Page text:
It’s not like Olympic swimmer Caeleb Dressel came out of nowhere when he won five of his seven gold medals in Tokyo last July.
He had already picked up two (the 4×100 free and 4×100 medley) at the 2016 Rio games, and had been blazing a path to Japan by earning seven at the 2017 World Aquatics Championships in Budapest—and a record eight medals, including six gold, two years later at the same competition in Gwangju, South Korea.
And then came the pandemic, the Olympic postponement, and the questions about how it might impact training. For Dressel, the answer was, not so much. His five golds in Tokyo put him in an elite class of American athletes. Over the past 50 years only five others have done likewise in a single competition.
The other four are swimmers Mark Spitz, Michael Phelps, and Matt Biondi, and skater Eric Heiden. Among swimmers, Dressel is the first to win gold in the 50-meter freestyle, the 100 free and the 100-meter butterfly at the same Olympics.
“Winning that first gold medal was a hugely satisfying moment. When I knew we’d won, there was a definite release and rush of everything that’d been built up inside. It’s like an emotional overload,” he recalled of the victory in a recent exchange with Maxim. “It was short-lived though, because I still had so much ahead of me at the Olympic Games. I still had a lot of success I wanted to achieve.”
Obviously he’s had numerous opportunities to celebrate, or has he? “There’s not too much time to really enjoy yourself, celebrate and relax. You’re in a constant state of competition. But, of course, there is always that small window at the finish of a race where the feelings just come pouring out.”
To minimize the impact of the pandemic on his training he simply focused on the things that he could do when he couldn’t follow his usual regimen—dieting, putting down his phone and redirecting his concentration in order to retain it and, oh yeah, hiking 60 miles of the Appalachian Trail.
And when he hit the ground in Tokyo, he had another ace in the hole, fellow record gold medalist Michael Phelps. “If you’re a swimmer, you look up to Michael. That’s just the way it is,” he says of his friend and mentor. “At these Olympic Games I probably texted Michael more than my wife! I leaned on him a lot, and he was clear that he was always there for me when I needed. It felt good to know I’d made him so proud.”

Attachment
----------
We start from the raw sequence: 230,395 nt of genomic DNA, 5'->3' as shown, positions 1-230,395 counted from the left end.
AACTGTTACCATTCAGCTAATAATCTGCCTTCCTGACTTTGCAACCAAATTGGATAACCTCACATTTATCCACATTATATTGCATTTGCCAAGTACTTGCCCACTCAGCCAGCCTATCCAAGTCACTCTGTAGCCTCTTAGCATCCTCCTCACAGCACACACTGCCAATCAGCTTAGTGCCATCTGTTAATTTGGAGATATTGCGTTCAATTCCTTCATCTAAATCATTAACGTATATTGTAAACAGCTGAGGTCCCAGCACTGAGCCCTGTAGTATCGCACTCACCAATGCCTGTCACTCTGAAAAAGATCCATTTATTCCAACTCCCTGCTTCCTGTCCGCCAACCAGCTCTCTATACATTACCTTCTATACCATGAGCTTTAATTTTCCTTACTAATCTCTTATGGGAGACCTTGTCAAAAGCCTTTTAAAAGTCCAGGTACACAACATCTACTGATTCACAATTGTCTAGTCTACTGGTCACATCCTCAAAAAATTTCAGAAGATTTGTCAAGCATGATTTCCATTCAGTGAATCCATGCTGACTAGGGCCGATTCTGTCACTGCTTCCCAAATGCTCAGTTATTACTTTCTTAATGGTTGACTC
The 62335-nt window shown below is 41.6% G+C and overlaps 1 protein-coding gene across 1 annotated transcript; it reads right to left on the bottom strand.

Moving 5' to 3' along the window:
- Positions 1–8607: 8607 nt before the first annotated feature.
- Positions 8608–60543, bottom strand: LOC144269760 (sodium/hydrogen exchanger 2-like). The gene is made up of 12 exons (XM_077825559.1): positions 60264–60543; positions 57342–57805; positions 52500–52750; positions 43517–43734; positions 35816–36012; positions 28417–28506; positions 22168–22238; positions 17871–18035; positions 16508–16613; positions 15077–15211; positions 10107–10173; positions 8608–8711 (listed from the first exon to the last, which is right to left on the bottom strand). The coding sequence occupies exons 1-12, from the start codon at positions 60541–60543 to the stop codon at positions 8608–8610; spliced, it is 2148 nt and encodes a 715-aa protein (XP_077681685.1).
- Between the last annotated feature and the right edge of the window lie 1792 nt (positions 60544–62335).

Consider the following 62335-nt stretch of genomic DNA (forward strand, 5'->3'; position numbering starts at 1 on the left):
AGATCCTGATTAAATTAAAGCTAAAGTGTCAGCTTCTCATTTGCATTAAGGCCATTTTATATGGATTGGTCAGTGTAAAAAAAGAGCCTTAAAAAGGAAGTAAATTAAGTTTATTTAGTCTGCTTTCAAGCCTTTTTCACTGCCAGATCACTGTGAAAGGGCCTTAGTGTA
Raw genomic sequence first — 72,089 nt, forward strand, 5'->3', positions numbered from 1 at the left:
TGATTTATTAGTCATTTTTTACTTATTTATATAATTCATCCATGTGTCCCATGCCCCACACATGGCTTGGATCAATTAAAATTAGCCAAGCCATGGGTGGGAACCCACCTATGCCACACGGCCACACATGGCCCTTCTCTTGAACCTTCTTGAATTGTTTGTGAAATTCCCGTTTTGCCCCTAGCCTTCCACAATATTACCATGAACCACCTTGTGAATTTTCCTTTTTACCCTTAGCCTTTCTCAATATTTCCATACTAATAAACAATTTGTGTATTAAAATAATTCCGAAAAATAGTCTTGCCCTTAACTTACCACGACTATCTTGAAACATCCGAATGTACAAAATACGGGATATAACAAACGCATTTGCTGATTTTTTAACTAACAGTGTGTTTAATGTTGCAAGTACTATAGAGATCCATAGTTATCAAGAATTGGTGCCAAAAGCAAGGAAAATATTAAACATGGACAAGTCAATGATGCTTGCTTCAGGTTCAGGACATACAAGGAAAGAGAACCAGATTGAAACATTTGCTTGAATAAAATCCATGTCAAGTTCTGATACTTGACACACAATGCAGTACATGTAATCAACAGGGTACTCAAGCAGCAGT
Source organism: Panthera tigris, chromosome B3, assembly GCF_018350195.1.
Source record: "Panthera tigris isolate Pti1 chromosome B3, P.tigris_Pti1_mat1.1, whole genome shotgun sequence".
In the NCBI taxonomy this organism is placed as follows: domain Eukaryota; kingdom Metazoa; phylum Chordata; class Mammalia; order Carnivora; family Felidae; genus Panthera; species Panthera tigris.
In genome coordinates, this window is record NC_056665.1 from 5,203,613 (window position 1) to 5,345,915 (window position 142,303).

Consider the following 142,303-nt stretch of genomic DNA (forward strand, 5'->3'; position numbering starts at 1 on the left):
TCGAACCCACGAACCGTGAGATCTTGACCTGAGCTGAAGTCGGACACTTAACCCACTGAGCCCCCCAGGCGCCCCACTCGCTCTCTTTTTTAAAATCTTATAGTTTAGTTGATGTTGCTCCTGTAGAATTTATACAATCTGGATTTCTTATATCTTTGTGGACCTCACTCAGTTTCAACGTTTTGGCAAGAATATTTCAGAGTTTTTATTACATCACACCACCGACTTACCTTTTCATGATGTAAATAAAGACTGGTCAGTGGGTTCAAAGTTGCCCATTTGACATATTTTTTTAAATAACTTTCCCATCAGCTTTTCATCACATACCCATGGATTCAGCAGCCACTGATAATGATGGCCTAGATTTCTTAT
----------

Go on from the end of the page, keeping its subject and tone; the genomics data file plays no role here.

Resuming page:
Phelps and Dressel are also teammates of another kind; like his mentor Dressel has now been tapped as a brand ambassador for Swiss luxury watchmaker Omega, James Bond’s timepiece of choice, also well known for its Olympic timekeeping prowess, along with other swimming greats South African Chad le Clos, and Swiss Jérémy Desplanches.
“I see all those guys being at the top of their field, so I’m quite humbled to have been selected by Omega as well,” Dressel says. As he has said, “Swimming is about getting from point A to point B as fast as possible, so precision timekeeping is everything in my sport.”
His Omega of choice is a Seamaster Diver 300M Chronograph in steel and 18K yellow gold, personalized with a NATO strap in USA colors. (Check out the American flag-inspired timepiece above.)
Dressel grew up in a family of six in Green Cove Springs, Florida, where he swam competitively along with his brother and two sisters. Throughout high school he trained with Coach Sergio Lopez’s Bolles School Sharks, even though he didn’t attend the school, and excelled in NCAA, World and U.S. Junior competitions. Meghan Amelia Haila, with whom he trained in high school, became his wife last February.
“I just want to make sure I enjoy my time with my family. They’re my biggest support in everything I do, and creating time with them is just as important as anything else,” he says as he looks toward the Paris 2024 Olympics. “I’m still taking in everything that happened in Tokyo, so it’s impossible to get my head around Paris. In fact, it’s better if I don’t think about it, and take a little time to enjoy what I won this summer.”
If there’s a winning formula, you have to assume he has it. But it’s not so simple. Being a perfectionist helps in a sport decided by hundredths of a second, where getting the advantage means attention to details. For Dressel, it’s about mental sharpness, diet, training, commitment and confidence without complacency.
“It’s all such a balancing act, and then bringing it all together when you get in the pool,” he sums up. “Taking everything one race at a time was my process in Tokyo. If you look at the bigger picture, it can overwhelm you.”
Two great passions drive Caeleb Dressel—swimming and his family. He loves to compete, but he loves it more when the meet is over so he can take a break. “Since Tokyo, I’ve just been enjoying the time with my wife. We never got our honeymoon, and so we promised ourselves we’d do that once I got back. That seems like a pretty good celebration to me.”